Hinduism: Social Structure | 8


Social Structure

The social organization of the Hindu tradition can be discussed in many ways. The word “Hindu” was not commonly used to describe people’s identity in India until the 19th century.

A person’s social class (varṇa, literally “colour”), subgroup or caste, sectarian community, philosophical group, and linguistic community contribute to creating the sense of “self” within the Hindu tradition.

There are many communities within Hinduism, and many of them have their own chains of leaders. In addition to these communities, there are charismatic teachers (gurus) who command large followings around the world.

Sometimes clan groups (gotra, literally “cowpen”) and the region of origin also figure in the organization of Hindus. In diaspora communities Hindus tend to congregate along linguistic lines.

The word “caste” (derived from a Portuguese word meaning “a division in society”) is used as a shorthand term to refer to thousands of stratified and circumscribed social communities that have multiplied through the centuries.

Caste” has sometimes been used to mean Varṇa (class) and other times to mean Jāti (birth group).

The beginnings of the caste system are seen in the “Hymn to the Supreme Person” in the Rig Veda, with its enumeration of 4 classes, or Varṇa:

priestly (Brahman), ruling (Kṣatriya), mercantile (Vaiśya), and servant (Śūdra) classes.

From the simple fourfold structure eventually arose a plethora of social and occupational divisions:

The texts on dharma specify the names of various sub-castes that come from marriages between the various classes. Ritual practices, dietary rules, and sometimes dialects differ between the castes.

Although the Vedas spoke of four major social divisions (varṇas), most Hindus historically have identified themselves as belonging to a specific birth group, or jāti:

In many parts of India the word jāti may be translated as caste or community, but the numerous jātis do not neatly fit into the 4-fold caste system. There are several hundred jātis in India.

It has been a matter of controversy whether a person is born into a caste or whether caste could be decided by a person’s qualities and propensities:

Although there have been many arguments in favour of the latter concept, the idea of birth group gained hold in India, and now a person’s caste in India is determined at birth.

Caste is only one of the many factors in social hierarchies; age, gender, economic class, and even a person’s piety figure in the equation. At various times the hierarchies were reversed by exalting “lower”-caste devotees, but they were seldom discarded.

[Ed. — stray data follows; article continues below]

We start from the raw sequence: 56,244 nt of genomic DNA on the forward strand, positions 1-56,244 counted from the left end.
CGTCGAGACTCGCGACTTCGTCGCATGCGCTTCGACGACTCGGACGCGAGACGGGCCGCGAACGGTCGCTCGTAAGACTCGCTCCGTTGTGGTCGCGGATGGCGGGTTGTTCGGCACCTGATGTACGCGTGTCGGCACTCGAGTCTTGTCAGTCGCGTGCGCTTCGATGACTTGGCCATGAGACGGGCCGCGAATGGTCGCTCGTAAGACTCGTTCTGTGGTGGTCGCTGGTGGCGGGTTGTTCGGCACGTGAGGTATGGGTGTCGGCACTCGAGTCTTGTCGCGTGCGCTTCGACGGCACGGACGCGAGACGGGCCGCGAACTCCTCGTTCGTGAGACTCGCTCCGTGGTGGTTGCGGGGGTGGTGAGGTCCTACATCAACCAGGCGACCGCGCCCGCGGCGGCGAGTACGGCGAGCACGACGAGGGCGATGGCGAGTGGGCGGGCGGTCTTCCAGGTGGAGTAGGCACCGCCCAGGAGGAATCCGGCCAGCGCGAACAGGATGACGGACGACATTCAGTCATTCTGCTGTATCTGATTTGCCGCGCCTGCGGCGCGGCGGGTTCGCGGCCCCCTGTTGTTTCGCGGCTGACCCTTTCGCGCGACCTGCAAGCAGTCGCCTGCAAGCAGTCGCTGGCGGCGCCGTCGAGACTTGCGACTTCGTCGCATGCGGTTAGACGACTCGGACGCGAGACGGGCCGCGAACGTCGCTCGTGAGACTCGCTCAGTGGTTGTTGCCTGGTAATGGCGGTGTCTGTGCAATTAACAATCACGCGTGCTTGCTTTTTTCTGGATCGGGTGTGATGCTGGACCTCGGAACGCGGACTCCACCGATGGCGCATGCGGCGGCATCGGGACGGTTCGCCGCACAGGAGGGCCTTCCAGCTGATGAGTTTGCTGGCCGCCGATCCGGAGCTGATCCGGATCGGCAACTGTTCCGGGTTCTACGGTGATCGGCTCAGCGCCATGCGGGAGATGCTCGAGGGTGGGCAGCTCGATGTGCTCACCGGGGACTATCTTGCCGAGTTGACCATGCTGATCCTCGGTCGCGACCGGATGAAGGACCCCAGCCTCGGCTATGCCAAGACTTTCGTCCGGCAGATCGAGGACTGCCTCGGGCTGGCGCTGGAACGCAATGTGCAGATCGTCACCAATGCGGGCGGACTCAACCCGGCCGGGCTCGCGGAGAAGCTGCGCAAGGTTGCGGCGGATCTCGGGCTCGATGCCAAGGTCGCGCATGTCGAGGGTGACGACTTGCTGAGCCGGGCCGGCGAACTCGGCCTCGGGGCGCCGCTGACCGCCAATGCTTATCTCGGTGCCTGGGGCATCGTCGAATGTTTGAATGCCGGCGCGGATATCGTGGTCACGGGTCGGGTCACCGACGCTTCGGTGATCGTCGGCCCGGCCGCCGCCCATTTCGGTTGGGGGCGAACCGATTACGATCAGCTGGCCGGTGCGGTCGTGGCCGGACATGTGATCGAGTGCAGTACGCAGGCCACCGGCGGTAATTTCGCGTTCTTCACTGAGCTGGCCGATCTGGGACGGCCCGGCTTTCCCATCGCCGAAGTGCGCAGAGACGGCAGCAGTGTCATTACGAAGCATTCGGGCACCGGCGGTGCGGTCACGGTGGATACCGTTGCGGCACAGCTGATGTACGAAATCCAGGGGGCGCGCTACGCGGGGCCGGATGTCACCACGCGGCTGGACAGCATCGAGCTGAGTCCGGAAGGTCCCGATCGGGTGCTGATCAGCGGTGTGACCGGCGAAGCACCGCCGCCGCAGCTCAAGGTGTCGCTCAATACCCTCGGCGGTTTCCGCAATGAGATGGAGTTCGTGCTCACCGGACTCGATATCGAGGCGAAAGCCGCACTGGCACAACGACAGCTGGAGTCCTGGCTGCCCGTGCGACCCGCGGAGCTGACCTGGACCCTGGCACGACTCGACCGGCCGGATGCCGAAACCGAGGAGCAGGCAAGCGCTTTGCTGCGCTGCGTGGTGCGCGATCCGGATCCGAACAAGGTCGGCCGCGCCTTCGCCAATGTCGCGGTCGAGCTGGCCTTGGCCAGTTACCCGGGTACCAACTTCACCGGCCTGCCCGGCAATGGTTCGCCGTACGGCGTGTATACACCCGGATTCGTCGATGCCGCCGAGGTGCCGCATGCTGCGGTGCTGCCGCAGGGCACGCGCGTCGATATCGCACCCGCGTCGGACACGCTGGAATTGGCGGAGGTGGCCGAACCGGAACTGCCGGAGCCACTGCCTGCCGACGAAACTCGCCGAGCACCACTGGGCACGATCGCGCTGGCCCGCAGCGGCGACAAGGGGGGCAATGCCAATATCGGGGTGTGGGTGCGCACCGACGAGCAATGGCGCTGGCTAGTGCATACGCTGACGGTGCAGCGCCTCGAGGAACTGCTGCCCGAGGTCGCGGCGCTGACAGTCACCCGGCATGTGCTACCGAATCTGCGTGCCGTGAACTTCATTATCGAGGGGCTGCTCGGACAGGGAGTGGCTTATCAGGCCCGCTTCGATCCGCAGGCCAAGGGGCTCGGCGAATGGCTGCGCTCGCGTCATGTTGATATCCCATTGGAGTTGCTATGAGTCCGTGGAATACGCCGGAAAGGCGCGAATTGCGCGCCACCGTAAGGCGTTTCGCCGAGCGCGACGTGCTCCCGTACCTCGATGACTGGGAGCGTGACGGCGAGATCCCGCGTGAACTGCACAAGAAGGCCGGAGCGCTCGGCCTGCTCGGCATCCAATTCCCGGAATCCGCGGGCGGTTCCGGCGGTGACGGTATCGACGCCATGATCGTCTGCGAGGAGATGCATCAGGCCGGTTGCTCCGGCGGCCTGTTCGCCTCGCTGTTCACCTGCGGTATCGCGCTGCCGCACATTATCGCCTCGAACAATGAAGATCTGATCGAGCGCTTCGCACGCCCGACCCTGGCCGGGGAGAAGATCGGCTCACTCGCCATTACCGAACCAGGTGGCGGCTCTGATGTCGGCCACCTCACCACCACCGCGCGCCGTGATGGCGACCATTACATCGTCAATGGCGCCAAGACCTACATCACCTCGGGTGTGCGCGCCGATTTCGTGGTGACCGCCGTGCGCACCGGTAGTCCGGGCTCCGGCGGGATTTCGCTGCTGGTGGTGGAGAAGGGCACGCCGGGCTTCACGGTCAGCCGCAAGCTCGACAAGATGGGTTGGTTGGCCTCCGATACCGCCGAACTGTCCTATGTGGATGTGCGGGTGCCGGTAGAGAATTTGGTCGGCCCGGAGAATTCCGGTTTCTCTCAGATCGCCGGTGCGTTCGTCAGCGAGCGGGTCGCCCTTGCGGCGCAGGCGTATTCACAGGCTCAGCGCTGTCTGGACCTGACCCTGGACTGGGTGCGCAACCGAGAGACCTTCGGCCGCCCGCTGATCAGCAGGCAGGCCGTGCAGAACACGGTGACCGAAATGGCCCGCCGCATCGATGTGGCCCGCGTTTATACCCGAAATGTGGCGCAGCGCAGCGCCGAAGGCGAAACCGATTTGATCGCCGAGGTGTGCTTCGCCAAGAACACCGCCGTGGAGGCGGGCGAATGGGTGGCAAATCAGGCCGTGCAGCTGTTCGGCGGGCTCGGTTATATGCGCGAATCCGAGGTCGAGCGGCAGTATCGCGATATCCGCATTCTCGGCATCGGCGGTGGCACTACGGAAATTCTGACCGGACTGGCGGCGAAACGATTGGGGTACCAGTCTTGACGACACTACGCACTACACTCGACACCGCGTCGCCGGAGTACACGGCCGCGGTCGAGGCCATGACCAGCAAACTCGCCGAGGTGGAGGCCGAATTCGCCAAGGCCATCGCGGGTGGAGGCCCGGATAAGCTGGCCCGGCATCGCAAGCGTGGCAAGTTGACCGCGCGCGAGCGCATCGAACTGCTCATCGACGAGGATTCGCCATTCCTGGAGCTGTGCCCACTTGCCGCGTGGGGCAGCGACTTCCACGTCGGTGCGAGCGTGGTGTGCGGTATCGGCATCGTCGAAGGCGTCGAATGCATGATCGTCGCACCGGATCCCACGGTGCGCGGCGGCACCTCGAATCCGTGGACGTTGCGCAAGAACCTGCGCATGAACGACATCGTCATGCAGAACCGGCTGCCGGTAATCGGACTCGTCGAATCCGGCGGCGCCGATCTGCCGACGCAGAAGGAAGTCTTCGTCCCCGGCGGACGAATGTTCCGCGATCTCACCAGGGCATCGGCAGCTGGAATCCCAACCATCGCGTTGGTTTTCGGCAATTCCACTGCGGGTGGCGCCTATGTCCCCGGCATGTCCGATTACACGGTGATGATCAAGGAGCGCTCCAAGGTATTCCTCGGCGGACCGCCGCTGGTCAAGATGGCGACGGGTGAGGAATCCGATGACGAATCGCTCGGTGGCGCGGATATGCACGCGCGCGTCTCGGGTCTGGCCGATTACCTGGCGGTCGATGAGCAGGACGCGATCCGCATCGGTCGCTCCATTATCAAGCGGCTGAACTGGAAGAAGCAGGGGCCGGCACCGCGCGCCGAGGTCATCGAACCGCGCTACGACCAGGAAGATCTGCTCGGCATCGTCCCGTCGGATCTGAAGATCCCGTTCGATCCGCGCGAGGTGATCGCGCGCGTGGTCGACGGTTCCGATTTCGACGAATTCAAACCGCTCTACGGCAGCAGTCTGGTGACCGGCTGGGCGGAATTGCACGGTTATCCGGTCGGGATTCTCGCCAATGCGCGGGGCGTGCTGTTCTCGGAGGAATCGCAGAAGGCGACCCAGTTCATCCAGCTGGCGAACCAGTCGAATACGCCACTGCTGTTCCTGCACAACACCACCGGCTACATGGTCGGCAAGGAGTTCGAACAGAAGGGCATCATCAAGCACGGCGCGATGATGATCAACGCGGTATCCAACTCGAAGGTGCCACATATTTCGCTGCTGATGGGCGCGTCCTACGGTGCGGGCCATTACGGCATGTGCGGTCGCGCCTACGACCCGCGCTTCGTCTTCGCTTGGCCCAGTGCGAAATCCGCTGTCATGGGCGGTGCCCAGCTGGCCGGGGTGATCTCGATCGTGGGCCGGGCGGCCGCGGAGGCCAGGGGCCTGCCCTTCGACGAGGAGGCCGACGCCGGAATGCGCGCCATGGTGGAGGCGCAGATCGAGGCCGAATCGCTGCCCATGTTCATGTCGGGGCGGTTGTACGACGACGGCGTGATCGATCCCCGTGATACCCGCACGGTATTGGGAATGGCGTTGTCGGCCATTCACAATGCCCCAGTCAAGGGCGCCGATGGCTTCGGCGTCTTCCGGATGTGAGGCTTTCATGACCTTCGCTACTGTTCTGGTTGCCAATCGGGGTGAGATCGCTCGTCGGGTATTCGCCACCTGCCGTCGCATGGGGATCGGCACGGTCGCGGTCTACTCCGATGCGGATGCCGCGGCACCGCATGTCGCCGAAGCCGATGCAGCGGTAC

Contrary to popular perceptions, there was, historically, a great deal of caste mobility in India. This was particularly true in the case of warriors:

Kings and warriors (kṣatriyas) generally traced their ancestry to either the lineage of the sun (sūrya vaṁśa) or the lineage of the Moon (Chandra vaṁśa), both of which go back to the primeval progenitors of humanity.

This harking back to the right genealogies was even done in places such as Cambodia and Java, where there were Hindu rulers.

These are classic instances of the ruling class seeking legitimacy by invoking divine antecedents; even usurpers of thrones eventually began to trace their ancestries thus.

In the Hindu tradition, both then and now, lines of claimed biological descent are all important:

The Kṣatriya (“royal” or “warrior”) families held the power of rulership and governance, and rituals of later Hinduism explicitly emphasized their connection with divine beings.

Outside the circuit of the castes, there are many other groups collectively called “out-caste” in English:

These resulted either from mixed marriages or, more often, from association with professions deemed inferior. Such occupations included working with animal hides and dealing with corpses, because dead animal or human flesh is considered polluting.

While texts and practices clearly imply hierarchy within the castes, some Hindus have interpreted the castes as a division of labour, with each caste being responsible for a particular function in society: